First, an apology for missing Friday's post. I'm in the process of moving houses and so had half the week off last week but it was used to pack and get things moved. The big move is next weekend/week after next, but early work was done and it was good. Hopefully a slip like that won't happen again.
Now, on to the good stuff. In the end of my friend's L5R session they used one of my favorite ways to dole out XP: they opened the table to XP nominations where anyone could nominate someone to receive 1 and only 1 XP on top of what they'd already earned. The only catch was, you couldn't nominate yourself and it had to be for something done during the session. Why is it my favorite? Because as a GM it has a lot of uses. Today I want to talk about some.
It Makes The Players Think Of The Other Characters
No one wants to be the only one not nominating other people for XP. Because of this, it gets the table talking and talking about PCs other than their own. Sometimes it takes a bit for the conversation to spark, but that's ok. Once it gets started it tends to go on. While the conversation is going on, your players are talking about cool, awesome, or tragic things that happened to other people which means that, in turn, they're also hearing about their character from everyone else. This is an awesome way to get feedback as a player, but also something to watch as a GM (more on this later.) It helps players feel more appreciated in the game also. Why? Because the other PCs are talking about them and why they deserve more XP.
Who Is Coasting?
Is someone's character always the last to be nominated, or worse, not nominated at all? Monitoring the discussion around nominations is a great way as the GM to see who the players are watching and what they are and aren't seeing. It is also a way to judge when you may need to take additional steps to get someone else into the game a bit more. Is Carly not being talked about alot? Why not? Is Carly not doing much or are people just not seeing it? If the former, how do you pull Carly more into the spotlight? If the latter, how do you make other people see it? Either way, you've found some potential trouble.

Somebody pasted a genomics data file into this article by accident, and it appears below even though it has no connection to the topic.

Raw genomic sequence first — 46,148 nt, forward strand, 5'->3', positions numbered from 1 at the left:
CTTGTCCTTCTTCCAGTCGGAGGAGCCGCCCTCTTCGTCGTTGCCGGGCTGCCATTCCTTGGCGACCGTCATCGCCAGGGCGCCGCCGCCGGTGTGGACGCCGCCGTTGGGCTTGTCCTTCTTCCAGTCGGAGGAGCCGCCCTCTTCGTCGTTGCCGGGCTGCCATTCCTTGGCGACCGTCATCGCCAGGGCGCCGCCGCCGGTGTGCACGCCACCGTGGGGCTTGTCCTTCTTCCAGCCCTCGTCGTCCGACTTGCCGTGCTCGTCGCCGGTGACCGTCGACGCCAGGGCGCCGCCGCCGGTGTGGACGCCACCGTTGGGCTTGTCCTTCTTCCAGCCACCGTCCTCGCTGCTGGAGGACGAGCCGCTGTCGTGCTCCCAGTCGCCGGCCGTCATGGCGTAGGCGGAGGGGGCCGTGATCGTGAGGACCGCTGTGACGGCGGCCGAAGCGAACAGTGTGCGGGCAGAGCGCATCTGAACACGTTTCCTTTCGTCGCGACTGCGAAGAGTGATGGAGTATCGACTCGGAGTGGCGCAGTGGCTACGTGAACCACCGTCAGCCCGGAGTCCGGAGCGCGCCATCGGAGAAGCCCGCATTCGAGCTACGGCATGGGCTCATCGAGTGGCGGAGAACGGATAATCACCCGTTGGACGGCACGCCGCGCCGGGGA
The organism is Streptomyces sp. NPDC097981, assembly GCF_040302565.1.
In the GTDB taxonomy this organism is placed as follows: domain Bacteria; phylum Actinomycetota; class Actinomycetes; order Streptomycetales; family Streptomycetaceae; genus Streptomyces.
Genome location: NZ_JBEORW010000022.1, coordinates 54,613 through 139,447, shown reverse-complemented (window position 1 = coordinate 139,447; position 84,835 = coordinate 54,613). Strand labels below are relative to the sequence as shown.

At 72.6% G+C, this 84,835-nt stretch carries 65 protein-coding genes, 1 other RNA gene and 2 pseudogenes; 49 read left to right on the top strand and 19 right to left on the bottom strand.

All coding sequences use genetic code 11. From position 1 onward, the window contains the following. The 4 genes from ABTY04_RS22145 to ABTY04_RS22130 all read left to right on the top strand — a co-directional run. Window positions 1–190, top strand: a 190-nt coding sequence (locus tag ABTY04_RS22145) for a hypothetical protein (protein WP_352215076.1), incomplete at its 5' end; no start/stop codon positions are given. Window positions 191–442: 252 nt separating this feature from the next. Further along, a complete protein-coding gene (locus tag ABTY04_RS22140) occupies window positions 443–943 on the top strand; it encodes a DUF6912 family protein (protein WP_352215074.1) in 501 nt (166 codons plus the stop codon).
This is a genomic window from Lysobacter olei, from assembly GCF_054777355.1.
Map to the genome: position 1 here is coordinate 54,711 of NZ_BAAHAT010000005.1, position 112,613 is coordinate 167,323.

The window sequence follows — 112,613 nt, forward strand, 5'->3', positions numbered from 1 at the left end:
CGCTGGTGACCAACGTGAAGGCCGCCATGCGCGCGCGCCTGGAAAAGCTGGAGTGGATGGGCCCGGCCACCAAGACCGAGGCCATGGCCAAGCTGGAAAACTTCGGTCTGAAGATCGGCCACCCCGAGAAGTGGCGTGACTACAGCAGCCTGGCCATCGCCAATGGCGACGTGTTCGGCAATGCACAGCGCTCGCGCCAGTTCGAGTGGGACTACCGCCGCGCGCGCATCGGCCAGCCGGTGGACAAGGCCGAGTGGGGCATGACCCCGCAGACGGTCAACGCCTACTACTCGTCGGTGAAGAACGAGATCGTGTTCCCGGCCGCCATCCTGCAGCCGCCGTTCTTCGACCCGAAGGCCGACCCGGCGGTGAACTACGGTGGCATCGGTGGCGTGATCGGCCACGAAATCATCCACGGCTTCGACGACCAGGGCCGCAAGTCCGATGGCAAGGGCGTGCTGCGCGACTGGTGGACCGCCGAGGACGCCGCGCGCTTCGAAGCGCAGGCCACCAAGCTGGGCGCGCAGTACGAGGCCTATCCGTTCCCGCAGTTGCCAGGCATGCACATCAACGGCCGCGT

It Opens Dialogue About The Game
Once your players start talking about the game, what is going on, and who did what, it is easy to steer the conversation to other things. What do they want to see? What plot hooks are they interested in? Which NPCs are they hoping show up? Are they waiting for Carly to come off the bench? Were they expecting that twist or this turn? Any dialogue about the game can help you shape it. What's a few XP to start that conversation? Not much.
It CAN Backfire
While the way I described is pretty safe, a variant is that everyone receives 1 XP they can give to a player other than themselves under similar circumstances. Both can backfire when characters are regularly not mentioned and thus start to fall behind in XP. The way I described (everyone can only earn 1 XP, and everyone has infinite nominations for other people to earn it) helps use a lot of gamer and group psychology to make everyone get an XP (it's in the best interest of the group for everyone to get their point, people will feel bad that Aaron didn't get his extra XP, etc.) Just remember to watch for people who aren't getting XP and see what you can do to help out. Someone shouldn't be punished because they're not sure how to interject into the game. Nor should they be if their character is just quiet and subdued. This is supposed to be a bonus, so don't let it become a punishment.